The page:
Personalization, and its offspring dynamic content, will celebrate its 18th birthday this year. The thought was, and is, that people would respond better to a marketing message based on relevance, which is in turn driven by some understanding of personal nuances about that person’s interests or unfulfilled wants. Looking back, this appears to be a promise largely unfulfilled.
Although this became technically feasible on Day 1 with the ad technology platforms, very few brands have taken the time to offer differential messaging and dynamic offers. When I poll most friends, they usually acknowledge Amazon and its recommendation engine as getting it right. I believe they do an amazing job of using current purchase behavior to recommend downstream purchases. Some claim that up to 30% of Amazon sales come from this engine.
But for every Amazon, I continue to sort through so many static and impersonal offers, hitting me via mail, email, digital banners, and loyalty programs. I rarely now click on these, and worst still, can not think of a single product I have purchased.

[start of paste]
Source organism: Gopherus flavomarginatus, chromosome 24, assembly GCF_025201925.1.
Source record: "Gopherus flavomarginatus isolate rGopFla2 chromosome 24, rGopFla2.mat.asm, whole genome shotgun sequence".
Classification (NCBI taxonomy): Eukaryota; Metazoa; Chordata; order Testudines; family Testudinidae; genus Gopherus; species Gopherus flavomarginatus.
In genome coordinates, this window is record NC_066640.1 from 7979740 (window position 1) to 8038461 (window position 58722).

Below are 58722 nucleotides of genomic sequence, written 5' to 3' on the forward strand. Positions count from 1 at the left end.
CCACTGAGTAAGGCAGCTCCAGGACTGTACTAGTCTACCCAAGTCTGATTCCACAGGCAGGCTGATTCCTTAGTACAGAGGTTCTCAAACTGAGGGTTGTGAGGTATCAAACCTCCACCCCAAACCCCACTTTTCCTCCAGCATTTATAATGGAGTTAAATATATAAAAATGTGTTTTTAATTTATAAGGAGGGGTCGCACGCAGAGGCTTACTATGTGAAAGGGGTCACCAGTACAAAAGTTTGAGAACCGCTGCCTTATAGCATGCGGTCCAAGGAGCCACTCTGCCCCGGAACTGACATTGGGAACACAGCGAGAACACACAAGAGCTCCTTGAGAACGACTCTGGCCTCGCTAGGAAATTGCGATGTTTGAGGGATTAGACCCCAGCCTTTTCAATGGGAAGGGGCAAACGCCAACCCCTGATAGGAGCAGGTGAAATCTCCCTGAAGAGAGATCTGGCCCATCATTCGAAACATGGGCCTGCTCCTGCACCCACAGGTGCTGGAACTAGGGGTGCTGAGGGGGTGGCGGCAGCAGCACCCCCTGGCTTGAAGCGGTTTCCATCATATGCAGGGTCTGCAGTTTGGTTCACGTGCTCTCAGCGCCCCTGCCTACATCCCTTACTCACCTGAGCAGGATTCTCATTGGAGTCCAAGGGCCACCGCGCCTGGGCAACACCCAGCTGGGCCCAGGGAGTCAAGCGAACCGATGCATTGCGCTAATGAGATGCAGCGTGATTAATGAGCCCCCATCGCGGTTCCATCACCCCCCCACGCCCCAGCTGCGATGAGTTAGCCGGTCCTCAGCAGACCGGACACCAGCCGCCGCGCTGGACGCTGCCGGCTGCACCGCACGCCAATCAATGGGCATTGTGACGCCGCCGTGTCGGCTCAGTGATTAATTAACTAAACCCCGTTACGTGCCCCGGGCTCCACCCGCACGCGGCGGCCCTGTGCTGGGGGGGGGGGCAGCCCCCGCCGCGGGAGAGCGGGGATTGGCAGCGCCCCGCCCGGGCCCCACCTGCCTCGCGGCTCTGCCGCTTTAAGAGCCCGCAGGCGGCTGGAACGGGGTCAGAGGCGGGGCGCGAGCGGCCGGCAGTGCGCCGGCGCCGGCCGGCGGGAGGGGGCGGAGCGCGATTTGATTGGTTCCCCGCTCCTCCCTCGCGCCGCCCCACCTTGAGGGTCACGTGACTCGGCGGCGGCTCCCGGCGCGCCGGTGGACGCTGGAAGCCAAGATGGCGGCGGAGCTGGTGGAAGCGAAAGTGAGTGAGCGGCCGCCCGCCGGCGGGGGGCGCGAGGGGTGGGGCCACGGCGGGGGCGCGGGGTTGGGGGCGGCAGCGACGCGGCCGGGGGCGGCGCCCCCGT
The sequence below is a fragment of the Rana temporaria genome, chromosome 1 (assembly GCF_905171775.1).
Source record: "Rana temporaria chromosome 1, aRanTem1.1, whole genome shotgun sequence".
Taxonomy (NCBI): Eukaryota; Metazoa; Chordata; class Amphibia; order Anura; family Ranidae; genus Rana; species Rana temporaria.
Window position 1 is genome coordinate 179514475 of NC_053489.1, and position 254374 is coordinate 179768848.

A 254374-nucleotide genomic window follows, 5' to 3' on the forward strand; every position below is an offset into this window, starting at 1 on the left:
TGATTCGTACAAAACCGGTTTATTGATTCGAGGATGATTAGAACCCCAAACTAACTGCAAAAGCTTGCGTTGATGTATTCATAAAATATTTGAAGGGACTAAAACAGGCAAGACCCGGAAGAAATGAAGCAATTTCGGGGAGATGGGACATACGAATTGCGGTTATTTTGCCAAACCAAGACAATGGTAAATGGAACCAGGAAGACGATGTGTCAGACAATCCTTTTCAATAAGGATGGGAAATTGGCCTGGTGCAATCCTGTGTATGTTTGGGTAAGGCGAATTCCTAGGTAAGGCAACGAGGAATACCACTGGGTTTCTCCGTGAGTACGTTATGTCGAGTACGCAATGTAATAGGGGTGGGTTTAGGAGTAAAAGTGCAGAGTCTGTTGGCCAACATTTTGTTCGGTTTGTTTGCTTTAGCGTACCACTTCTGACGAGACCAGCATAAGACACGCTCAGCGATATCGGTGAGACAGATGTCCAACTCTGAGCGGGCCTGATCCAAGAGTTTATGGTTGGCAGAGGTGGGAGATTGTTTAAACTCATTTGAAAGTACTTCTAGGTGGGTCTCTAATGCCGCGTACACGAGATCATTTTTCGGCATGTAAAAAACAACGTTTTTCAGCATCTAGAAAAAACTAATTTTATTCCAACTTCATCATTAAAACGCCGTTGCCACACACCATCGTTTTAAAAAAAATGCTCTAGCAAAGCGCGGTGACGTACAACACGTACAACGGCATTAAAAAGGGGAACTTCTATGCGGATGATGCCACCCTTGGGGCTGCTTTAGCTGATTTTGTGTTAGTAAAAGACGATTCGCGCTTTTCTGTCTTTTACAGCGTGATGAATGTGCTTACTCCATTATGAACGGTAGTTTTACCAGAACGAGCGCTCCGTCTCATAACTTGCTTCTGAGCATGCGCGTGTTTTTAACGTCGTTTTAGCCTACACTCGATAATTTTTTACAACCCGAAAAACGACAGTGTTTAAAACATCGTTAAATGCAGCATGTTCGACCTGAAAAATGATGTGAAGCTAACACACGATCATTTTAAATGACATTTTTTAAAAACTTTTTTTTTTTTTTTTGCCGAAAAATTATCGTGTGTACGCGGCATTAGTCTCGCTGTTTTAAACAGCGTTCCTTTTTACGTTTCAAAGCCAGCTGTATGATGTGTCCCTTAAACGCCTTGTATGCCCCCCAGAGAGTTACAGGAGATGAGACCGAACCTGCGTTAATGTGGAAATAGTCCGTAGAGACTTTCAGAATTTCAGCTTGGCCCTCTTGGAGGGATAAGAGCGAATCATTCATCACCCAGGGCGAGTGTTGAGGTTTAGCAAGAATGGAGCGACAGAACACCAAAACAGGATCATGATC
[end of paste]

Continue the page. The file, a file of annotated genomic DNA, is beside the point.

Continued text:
Personalization will get serious when it can be undertaken near the time of intention. I really think the next wave of companies will focus on in-store mobile experience and real time ecommerce. These are the customer touch points that count, and the only “real estate” left to exploit valued consumer interaction. 90% of consumers like to buy in a brick and mortar setting, and 50% of those welcome relevant offers delivered in-store. This will be a complex problem to solve, involving decision science, CRM, GPS proximity marketing and tracking, and thick behavioral data sets that capture probable propensity to buy within the category before intention.
In the end, as has always been the case, the consumer is king. Whatever integrated solutions come forth, they will need to be anchored in aiding them. Intelligent couponing may be the next true medium.